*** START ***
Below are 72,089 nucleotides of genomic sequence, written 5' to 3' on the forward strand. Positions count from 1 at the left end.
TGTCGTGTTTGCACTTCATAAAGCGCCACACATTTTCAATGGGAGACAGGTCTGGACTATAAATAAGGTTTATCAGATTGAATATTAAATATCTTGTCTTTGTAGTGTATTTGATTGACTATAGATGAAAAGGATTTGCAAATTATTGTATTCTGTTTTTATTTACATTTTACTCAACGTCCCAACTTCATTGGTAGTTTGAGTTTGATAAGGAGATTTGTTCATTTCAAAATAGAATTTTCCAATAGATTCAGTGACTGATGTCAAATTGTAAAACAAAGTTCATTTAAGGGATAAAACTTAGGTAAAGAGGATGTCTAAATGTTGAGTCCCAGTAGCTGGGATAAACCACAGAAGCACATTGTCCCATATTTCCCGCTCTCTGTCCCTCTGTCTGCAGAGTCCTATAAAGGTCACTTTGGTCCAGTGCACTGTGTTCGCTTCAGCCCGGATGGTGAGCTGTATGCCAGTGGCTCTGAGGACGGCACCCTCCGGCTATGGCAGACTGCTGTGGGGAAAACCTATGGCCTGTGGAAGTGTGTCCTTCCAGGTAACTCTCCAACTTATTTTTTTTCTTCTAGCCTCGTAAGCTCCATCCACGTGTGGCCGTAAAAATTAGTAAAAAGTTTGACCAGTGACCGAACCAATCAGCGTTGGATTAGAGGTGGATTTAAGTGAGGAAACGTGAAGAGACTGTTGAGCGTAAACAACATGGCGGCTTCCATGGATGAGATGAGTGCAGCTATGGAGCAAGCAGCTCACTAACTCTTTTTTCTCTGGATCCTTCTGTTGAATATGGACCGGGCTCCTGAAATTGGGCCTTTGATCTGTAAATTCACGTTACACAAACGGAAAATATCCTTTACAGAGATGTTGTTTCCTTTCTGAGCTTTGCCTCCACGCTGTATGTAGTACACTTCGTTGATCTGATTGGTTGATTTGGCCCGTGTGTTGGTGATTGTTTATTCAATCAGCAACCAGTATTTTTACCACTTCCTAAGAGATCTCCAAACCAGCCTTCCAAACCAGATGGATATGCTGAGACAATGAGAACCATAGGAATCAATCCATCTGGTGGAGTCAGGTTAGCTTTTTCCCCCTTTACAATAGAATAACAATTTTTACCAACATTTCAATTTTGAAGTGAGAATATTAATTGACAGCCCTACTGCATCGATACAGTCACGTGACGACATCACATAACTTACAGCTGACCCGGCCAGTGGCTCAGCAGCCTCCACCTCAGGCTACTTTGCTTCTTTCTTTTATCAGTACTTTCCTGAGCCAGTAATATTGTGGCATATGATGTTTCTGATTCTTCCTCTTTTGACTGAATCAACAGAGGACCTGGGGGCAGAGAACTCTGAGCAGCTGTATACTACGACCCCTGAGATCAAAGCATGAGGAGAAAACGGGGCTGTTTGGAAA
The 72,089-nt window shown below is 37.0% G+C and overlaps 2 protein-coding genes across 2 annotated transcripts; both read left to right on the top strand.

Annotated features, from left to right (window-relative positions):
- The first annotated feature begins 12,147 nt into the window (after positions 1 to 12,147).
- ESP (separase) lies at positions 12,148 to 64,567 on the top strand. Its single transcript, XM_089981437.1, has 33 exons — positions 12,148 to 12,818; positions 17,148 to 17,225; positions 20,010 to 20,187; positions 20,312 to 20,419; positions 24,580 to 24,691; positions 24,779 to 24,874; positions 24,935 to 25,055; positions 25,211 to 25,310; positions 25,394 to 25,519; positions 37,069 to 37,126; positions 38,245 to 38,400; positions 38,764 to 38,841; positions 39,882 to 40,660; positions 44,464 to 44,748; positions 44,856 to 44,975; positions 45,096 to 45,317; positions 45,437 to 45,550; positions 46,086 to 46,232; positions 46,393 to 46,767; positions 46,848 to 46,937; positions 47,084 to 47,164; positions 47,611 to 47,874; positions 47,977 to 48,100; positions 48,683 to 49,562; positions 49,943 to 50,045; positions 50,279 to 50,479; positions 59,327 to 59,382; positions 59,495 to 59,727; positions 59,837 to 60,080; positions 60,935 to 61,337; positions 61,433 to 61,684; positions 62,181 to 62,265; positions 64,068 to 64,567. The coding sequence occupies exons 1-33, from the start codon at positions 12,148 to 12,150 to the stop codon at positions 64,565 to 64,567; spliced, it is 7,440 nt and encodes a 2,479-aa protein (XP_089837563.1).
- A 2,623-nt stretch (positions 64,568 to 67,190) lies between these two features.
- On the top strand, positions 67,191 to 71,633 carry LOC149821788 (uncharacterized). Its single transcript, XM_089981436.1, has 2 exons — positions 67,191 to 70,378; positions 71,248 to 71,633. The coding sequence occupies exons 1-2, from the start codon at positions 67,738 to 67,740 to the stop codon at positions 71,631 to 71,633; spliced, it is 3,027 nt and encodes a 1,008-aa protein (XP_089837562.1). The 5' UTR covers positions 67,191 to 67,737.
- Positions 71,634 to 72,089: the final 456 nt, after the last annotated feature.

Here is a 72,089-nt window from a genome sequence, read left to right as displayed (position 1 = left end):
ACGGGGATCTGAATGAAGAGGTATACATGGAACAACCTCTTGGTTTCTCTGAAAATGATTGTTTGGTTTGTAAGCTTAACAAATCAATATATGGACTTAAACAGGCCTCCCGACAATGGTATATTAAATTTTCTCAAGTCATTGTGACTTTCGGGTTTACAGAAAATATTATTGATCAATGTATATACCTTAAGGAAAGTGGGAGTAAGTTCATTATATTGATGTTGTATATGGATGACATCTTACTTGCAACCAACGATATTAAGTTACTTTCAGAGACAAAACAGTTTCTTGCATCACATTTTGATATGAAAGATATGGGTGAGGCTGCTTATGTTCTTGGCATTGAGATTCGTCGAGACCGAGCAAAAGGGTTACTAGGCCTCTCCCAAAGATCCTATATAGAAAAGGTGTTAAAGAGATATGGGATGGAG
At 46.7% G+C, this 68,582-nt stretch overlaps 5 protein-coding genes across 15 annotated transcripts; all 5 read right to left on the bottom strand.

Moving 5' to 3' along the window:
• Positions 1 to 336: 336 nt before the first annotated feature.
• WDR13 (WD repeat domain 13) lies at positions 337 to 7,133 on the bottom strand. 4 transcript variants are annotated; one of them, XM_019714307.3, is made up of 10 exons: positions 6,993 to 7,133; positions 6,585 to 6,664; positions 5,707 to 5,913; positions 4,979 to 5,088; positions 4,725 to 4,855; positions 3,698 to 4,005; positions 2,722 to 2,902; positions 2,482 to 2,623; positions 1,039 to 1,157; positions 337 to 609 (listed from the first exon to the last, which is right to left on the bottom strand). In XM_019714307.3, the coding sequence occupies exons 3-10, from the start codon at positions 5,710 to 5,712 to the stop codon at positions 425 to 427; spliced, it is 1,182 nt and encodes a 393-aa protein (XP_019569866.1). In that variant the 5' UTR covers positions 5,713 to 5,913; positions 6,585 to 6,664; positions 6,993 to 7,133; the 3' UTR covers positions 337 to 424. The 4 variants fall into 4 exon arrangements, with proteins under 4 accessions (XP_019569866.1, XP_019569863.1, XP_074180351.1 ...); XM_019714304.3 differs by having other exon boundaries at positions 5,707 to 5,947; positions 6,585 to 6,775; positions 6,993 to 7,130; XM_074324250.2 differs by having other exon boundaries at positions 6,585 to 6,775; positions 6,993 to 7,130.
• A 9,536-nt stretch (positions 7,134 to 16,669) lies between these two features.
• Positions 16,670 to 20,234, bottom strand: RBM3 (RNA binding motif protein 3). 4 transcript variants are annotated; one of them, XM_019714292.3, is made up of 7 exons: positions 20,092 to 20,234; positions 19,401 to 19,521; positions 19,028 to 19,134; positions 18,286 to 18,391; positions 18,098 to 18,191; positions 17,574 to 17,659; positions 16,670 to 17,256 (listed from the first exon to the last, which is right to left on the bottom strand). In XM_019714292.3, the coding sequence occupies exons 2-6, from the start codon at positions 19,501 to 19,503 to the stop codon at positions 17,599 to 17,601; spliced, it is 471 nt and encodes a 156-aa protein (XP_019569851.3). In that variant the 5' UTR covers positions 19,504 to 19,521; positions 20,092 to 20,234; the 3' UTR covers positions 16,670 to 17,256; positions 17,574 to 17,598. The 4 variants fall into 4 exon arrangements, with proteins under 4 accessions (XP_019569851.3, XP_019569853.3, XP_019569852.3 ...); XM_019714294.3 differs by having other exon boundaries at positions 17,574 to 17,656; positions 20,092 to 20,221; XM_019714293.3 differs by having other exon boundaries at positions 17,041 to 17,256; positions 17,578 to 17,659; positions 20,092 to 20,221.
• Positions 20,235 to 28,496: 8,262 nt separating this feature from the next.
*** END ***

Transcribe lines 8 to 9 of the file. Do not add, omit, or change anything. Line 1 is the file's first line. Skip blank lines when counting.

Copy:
- On the top strand, positions 67,191 to 71,633 carry LOC149821788 (uncharacterized). Its single transcript, XM_089981436.1, has 2 exons — positions 67,191 to 70,378; positions 71,248 to 71,633. The coding sequence occupies exons 1-2, from the start codon at positions 67,738 to 67,740 to the stop codon at positions 71,631 to 71,633; spliced, it is 3,027 nt and encodes a 1,008-aa protein (XP_089837562.1). The 5' UTR covers positions 67,191 to 67,737.
- Positions 71,634 to 72,089: the final 456 nt, after the last annotated feature.